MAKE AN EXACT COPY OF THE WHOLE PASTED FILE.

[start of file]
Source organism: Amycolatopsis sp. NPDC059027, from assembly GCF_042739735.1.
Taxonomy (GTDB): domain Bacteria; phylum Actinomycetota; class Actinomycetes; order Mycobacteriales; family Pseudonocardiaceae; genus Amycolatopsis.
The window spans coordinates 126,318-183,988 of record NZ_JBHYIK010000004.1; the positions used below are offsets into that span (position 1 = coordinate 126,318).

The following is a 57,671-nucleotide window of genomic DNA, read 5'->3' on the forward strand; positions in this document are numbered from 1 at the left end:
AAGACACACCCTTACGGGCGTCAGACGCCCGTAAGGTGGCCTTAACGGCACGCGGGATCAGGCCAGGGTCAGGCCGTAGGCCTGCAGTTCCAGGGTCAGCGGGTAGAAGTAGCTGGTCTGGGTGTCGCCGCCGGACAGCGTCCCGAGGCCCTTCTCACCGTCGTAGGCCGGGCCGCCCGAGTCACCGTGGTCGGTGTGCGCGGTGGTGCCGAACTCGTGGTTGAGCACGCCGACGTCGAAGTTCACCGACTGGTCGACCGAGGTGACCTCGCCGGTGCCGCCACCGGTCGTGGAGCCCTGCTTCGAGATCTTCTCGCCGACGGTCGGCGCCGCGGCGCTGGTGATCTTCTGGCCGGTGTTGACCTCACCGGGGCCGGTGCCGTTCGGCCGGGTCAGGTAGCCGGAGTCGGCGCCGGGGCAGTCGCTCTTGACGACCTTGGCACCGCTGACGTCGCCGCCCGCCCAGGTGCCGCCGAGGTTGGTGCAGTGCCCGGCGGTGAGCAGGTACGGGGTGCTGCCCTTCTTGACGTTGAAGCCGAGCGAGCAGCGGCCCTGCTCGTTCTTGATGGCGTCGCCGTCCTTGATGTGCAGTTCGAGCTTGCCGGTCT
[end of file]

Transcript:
Source organism: Amycolatopsis sp. NPDC059027, from assembly GCF_042739735.1.
Taxonomy (GTDB): domain Bacteria; phylum Actinomycetota; class Actinomycetes; order Mycobacteriales; family Pseudonocardiaceae; genus Amycolatopsis.
The window spans coordinates 126,318-183,988 of record NZ_JBHYIK010000004.1; the positions used below are offsets into that span (position 1 = coordinate 126,318).

The following is a 57,671-nucleotide window of genomic DNA, read 5'->3' on the forward strand; positions in this document are numbered from 1 at the left end:
AAGACACACCCTTACGGGCGTCAGACGCCCGTAAGGTGGCCTTAACGGCACGCGGGATCAGGCCAGGGTCAGGCCGTAGGCCTGCAGTTCCAGGGTCAGCGGGTAGAAGTAGCTGGTCTGGGTGTCGCCGCCGGACAGCGTCCCGAGGCCCTTCTCACCGTCGTAGGCCGGGCCGCCCGAGTCACCGTGGTCGGTGTGCGCGGTGGTGCCGAACTCGTGGTTGAGCACGCCGACGTCGAAGTTCACCGACTGGTCGACCGAGGTGACCTCGCCGGTGCCGCCACCGGTCGTGGAGCCCTGCTTCGAGATCTTCTCGCCGACGGTCGGCGCCGCGGCGCTGGTGATCTTCTGGCCGGTGTTGACCTCACCGGGGCCGGTGCCGTTCGGCCGGGTCAGGTAGCCGGAGTCGGCGCCGGGGCAGTCGCTCTTGACGACCTTGGCACCGCTGACGTCGCCGCCCGCCCAGGTGCCGCCGAGGTTGGTGCAGTGCCCGGCGGTGAGCAGGTACGGGGTGCTGCCCTTCTTGACGTTGAAGCCGAGCGAGCAGCGGCCCTGCTCGTTCTTGATGGCGTCGCCGTCCTTGATGTGCAGTTCGAGCTTGCCGGTCT